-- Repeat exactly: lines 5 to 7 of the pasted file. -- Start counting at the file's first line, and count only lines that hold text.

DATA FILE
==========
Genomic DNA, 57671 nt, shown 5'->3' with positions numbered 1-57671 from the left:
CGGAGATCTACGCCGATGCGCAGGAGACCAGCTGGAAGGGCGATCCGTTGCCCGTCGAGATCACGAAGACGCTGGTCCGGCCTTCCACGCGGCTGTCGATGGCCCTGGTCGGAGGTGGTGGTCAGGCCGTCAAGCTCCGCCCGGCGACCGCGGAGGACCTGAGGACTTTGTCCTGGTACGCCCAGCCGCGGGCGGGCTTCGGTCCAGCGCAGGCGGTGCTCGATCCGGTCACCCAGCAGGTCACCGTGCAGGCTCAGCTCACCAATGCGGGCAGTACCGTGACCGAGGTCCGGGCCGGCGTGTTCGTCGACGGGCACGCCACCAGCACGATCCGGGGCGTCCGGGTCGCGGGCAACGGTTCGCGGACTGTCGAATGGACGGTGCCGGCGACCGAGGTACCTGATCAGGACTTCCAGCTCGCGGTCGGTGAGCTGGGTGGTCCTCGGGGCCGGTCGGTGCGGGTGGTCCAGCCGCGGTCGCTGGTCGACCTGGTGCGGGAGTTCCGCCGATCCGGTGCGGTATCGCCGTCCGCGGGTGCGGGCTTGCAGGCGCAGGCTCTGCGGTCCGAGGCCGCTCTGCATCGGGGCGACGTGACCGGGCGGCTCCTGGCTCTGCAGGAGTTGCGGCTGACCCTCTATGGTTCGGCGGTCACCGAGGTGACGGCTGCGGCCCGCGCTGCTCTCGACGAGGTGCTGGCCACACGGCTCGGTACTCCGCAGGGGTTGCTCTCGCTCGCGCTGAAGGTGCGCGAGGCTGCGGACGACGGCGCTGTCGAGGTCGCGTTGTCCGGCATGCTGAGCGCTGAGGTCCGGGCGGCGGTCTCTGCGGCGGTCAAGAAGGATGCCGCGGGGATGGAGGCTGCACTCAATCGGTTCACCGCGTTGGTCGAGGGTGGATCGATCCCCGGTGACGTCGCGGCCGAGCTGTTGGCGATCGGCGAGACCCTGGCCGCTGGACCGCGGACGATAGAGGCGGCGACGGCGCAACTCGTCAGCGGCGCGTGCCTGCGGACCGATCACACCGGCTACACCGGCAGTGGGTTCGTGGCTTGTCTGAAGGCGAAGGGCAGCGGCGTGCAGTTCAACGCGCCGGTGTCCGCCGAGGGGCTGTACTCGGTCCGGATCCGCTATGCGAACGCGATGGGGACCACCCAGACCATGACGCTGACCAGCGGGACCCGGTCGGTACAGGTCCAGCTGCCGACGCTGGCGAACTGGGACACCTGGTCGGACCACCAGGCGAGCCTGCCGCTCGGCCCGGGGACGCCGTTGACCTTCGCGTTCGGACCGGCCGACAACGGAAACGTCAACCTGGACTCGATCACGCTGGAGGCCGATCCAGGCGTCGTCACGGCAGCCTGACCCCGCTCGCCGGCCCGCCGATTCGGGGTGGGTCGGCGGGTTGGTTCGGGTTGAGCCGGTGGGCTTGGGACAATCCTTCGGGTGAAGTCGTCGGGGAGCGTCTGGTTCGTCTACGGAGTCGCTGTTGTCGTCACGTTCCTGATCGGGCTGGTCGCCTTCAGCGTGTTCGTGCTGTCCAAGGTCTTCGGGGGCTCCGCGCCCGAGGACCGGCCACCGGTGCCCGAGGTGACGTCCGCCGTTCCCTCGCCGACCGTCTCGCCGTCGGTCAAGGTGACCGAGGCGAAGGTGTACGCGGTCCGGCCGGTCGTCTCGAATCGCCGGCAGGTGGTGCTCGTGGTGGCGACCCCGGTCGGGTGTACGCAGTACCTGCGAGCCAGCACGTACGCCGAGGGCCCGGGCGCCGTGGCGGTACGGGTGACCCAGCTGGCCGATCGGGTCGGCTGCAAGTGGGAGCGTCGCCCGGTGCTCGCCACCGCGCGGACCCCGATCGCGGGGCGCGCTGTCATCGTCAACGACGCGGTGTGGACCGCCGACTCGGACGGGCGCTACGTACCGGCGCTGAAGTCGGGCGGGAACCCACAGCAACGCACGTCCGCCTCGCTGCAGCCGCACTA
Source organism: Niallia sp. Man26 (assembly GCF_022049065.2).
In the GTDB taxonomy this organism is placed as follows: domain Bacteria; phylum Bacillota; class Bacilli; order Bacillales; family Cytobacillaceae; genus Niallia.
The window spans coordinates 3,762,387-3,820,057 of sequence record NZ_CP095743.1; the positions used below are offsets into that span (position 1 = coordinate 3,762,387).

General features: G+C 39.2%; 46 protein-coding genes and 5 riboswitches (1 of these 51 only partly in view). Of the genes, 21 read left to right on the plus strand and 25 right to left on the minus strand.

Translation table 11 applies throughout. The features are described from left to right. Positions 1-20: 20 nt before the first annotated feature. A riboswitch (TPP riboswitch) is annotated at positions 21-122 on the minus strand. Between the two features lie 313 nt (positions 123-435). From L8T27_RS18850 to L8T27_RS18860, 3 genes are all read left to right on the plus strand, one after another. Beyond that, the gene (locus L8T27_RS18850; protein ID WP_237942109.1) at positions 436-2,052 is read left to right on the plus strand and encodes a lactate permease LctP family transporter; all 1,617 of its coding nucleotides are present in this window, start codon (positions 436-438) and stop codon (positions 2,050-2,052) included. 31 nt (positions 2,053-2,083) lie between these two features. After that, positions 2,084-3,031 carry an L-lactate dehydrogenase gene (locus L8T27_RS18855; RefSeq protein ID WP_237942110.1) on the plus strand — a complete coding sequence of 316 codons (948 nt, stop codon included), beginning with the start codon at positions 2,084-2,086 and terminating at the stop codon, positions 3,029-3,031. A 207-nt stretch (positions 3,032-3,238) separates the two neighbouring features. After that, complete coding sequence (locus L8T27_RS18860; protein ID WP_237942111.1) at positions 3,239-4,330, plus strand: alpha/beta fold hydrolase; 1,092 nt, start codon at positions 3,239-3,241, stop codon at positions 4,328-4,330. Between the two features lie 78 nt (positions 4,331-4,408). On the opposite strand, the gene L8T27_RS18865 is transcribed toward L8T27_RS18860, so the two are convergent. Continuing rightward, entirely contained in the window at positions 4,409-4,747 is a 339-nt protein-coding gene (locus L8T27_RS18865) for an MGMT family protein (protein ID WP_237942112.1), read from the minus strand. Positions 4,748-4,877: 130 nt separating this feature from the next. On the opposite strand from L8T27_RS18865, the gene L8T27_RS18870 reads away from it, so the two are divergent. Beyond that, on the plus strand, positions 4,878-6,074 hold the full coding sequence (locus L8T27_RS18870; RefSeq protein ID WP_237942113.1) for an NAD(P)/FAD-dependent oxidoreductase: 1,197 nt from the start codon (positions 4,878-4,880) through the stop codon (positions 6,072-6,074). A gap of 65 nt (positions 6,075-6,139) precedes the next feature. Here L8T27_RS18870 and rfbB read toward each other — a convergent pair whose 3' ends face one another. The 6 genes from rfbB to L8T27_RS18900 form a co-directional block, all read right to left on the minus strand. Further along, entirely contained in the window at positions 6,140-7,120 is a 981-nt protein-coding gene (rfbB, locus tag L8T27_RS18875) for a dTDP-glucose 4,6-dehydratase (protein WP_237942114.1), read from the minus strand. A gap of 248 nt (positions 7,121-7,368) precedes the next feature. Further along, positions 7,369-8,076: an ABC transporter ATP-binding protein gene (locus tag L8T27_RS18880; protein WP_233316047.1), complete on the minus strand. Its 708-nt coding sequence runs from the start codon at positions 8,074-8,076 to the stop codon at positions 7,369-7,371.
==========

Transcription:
The window spans coordinates 3,762,387-3,820,057 of sequence record NZ_CP095743.1; the positions used below are offsets into that span (position 1 = coordinate 3,762,387).

General features: G+C 39.2%; 46 protein-coding genes and 5 riboswitches (1 of these 51 only partly in view). Of the genes, 21 read left to right on the plus strand and 25 right to left on the minus strand.

Translation table 11 applies throughout. The features are described from left to right. Positions 1-20: 20 nt before the first annotated feature. A riboswitch (TPP riboswitch) is annotated at positions 21-122 on the minus strand. Between the two features lie 313 nt (positions 123-435). From L8T27_RS18850 to L8T27_RS18860, 3 genes are all read left to right on the plus strand, one after another. Beyond that, the gene (locus L8T27_RS18850; protein ID WP_237942109.1) at positions 436-2,052 is read left to right on the plus strand and encodes a lactate permease LctP family transporter; all 1,617 of its coding nucleotides are present in this window, start codon (positions 436-438) and stop codon (positions 2,050-2,052) included. 31 nt (positions 2,053-2,083) lie between these two features. After that, positions 2,084-3,031 carry an L-lactate dehydrogenase gene (locus L8T27_RS18855; RefSeq protein ID WP_237942110.1) on the plus strand — a complete coding sequence of 316 codons (948 nt, stop codon included), beginning with the start codon at positions 2,084-2,086 and terminating at the stop codon, positions 3,029-3,031. A 207-nt stretch (positions 3,032-3,238) separates the two neighbouring features. After that, complete coding sequence (locus L8T27_RS18860; protein ID WP_237942111.1) at positions 3,239-4,330, plus strand: alpha/beta fold hydrolase; 1,092 nt, start codon at positions 3,239-3,241, stop codon at positions 4,328-4,330. Between the two features lie 78 nt (positions 4,331-4,408). On the opposite strand, the gene L8T27_RS18865 is transcribed toward L8T27_RS18860, so the two are convergent. Continuing rightward, entirely contained in the window at positions 4,409-4,747 is a 339-nt protein-coding gene (locus L8T27_RS18865) for an MGMT family protein (protein ID WP_237942112.1), read from the minus strand. Positions 4,748-4,877: 130 nt separating this feature from the next. On the opposite strand from L8T27_RS18865, the gene L8T27_RS18870 reads away from it, so the two are divergent. Beyond that, on the plus strand, positions 4,878-6,074 hold the full coding sequence (locus L8T27_RS18870; RefSeq protein ID WP_237942113.1) for an NAD(P)/FAD-dependent oxidoreductase: 1,197 nt from the start codon (positions 4,878-4,880) through the stop codon (positions 6,072-6,074). A gap of 65 nt (positions 6,075-6,139) precedes the next feature. Here L8T27_RS18870 and rfbB read toward each other — a convergent pair whose 3' ends face one another. The 6 genes from rfbB to L8T27_RS18900 form a co-directional block, all read right to left on the minus strand. Further along, entirely contained in the window at positions 6,140-7,120 is a 981-nt protein-coding gene (rfbB, locus tag L8T27_RS18875) for a dTDP-glucose 4,6-dehydratase (protein WP_237942114.1), read from the minus strand. A gap of 248 nt (positions 7,121-7,368) precedes the next feature. Further along, positions 7,369-8,076: an ABC transporter ATP-binding protein gene (locus tag L8T27_RS18880; protein WP_233316047.1), complete on the minus strand. Its 708-nt coding sequence runs from the start codon at positions 8,074-8,076 to the stop codon at positions 7,369-7,371.